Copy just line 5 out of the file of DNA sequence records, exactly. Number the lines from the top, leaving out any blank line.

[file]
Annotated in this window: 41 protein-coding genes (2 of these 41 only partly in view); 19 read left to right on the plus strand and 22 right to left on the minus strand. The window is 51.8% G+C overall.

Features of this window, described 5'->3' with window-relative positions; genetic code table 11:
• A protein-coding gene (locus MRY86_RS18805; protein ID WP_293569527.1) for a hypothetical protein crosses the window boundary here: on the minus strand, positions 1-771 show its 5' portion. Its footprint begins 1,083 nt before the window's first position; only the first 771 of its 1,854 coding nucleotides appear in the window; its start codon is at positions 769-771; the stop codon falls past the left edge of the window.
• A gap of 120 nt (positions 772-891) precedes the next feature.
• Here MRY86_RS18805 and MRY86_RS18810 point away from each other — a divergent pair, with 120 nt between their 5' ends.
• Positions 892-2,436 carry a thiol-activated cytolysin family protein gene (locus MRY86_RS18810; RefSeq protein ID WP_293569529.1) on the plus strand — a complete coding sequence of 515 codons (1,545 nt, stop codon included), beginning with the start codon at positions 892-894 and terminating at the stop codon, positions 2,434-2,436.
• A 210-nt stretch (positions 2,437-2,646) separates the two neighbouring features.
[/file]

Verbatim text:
• Here MRY86_RS18805 and MRY86_RS18810 point away from each other — a divergent pair, with 120 nt between their 5' ends.